Drink pink! Make rosé your year-round go-to wine
Every year, a groundhog named Punxsutawney Phil emerges from his burrow and predicts whether we’ll have an early spring or six more weeks of winter. Whether you’re yearning for another snow day or counting down the hours until you can pull your flip-flops out of storage, we’ve got the perfect elixir. Curl up in front of the fireplace, binge-watch your favorite show and grab a glass of rosé.
Chances are when you think of rosé, you’re picturing lounging around the pool in your shorts, wide-brimmed hat and sunglasses that scream, “Look at me, I might be famous.” Truth is, pink wine is just red wine incognito. It’s perfect for sipping all year long.
There are many who eschew rosé, mistakenly believing that pink means sweet. They’re only familiar with blush wines like white Zinfandel and have yet to discover delicious dry varieties like 2017 Conundrum Rosé from California.
Conundrum is made by the Wagner family who founded Caymus Vineyards in Napa Valley in 1971. Made primarily from Valdiguié, a largely unknown grape sourced from Paso Robles, 2017 Conundrum Rosé is fruity but not at all sweet. The winemaker points out that it’s bolder than you might expect. Open a bottle of this and you may be propelled to cruise with your convertible’s top down in frosty February.
What is Valdiguié?
Not a lot of Valdiguié (pronounced val dee gay) is grown in California. For years, it existed in a state of mistaken identity. The story goes that California’s Valdiguié was believed to be Gamay – it was even dubbed Napa Gamay – until a Frenchman came along and straightened everyone out. Both grape varietals originate from France, which has been making dry rosé practically forever and where pink wine is as central to the culture as a 2€ baguette.
2017 Conundrum Rosé is a bargain, too. At just $16 a bottle ($12 for platinum members), you can afford the whole case so you’ll have extras on hand to share. The wine offers aromas of watermelon, strawberries and ripe peaches and flavors of berries, pomegranate and citrus, perfect for when you want to experience summer vacation on a chilly day. Also ideal when you want to impress your friends as being in on the latest trend. Rosé’s hip-factor has swelled in recent years thanks to being both versatile and affordable, and now that you know the story of Valdiguié, your wine geekiness just climbed a notch.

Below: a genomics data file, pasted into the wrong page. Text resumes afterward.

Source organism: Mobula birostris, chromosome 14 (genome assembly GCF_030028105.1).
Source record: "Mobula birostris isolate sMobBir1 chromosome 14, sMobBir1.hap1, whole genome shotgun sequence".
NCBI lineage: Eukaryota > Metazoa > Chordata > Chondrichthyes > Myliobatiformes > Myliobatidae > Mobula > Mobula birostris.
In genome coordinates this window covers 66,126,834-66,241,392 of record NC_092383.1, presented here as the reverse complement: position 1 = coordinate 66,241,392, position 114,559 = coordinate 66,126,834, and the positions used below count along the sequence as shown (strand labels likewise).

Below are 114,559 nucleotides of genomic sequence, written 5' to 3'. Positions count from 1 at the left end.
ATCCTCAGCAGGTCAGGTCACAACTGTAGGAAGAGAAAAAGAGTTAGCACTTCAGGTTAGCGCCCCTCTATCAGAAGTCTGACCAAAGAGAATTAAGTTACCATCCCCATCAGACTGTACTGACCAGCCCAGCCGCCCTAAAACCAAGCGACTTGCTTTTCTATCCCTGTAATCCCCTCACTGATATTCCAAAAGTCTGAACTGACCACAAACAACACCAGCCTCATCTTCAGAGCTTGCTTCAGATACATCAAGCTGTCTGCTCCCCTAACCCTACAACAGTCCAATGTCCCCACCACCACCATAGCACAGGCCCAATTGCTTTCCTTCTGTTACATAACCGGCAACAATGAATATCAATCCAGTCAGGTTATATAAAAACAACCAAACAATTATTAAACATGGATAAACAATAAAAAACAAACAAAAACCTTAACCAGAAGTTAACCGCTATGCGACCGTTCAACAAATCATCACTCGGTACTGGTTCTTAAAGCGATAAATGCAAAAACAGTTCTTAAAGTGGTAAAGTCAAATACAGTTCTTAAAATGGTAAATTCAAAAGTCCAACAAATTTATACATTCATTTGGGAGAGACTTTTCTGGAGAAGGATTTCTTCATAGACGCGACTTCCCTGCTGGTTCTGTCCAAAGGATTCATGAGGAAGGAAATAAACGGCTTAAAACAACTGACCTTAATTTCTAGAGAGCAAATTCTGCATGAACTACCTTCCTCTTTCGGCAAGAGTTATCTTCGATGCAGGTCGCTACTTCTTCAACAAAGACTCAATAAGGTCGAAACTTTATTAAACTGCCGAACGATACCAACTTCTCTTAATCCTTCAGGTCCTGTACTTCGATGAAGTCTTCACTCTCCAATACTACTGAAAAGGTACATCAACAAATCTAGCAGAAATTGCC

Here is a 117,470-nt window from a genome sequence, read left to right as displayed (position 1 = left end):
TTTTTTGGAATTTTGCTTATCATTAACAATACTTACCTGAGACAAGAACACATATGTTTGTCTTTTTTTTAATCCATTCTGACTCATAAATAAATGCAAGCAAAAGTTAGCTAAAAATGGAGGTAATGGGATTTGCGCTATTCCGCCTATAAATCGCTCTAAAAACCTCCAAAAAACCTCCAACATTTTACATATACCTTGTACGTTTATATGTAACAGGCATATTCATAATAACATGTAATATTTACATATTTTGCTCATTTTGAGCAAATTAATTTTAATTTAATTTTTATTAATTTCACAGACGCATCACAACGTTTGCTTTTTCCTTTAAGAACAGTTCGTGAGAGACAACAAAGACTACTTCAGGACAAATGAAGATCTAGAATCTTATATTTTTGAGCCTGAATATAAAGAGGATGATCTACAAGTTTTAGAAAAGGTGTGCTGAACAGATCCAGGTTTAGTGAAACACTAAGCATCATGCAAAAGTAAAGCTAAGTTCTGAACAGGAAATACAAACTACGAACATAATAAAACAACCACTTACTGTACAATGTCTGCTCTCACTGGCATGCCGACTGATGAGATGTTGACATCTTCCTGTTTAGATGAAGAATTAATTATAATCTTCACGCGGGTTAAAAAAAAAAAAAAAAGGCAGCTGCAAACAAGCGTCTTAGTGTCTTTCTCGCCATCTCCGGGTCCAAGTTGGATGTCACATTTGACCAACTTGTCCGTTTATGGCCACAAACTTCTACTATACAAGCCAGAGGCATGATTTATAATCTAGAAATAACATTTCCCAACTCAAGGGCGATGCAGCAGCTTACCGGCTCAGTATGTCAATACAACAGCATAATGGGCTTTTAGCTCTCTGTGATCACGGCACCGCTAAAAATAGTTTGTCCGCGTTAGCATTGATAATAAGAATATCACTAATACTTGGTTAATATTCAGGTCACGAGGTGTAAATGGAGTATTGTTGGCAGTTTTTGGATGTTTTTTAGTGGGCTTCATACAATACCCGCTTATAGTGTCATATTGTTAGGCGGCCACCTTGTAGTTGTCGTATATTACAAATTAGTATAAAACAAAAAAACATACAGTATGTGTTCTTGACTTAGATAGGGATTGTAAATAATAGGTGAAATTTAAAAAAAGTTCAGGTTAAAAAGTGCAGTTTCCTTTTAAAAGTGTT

How is rosé wine made?
With the exception of pink Champagne, most pink wines aren’t made from mixing red wine and white. To create rosé, red grapes are crushed and the juice parties with the skins for a short time, resulting in pretty hues ranging from pale coral to salmon. This winemaking process is called maceration. The longer the maceration, the deeper the color and more flavorful the rosé. Whether you desire a bright and breezy drink or something fuller bodied, there’s a rosé for every occasion. 2017 Conundrum Rosé, with its lovely rose-gold tint, is a good choice for lunch, dinner or on its own.
What foods pair with rosé wine?
Rosé is one of the most multitalented, food-friendly wines. If you’re used to only serving red or white wine with your meal, pop open a pink instead. Rosé wines pair beautifully with cheeses, especially ricotta and goat, as well as pastas, salads, charcuterie, fish, shellfish, chicken and grilled vegetables. Got a sweet tooth like we do? For dessert, try rosé with berry cobbler, fruit tarts, strawberry cheesecake, layer cakes or meringue.
Rosé is also a crowd-pleasing mixer. For a refreshing wine spritzer, top off with club soda and a slice of lemon. Or concoct a delightful sangria by adding green apple, oranges, peaches or berries. Crank up Bob Marley, pass out leis to all your guests and you’ll soon be living the island life even if the skies are gray and gloomy.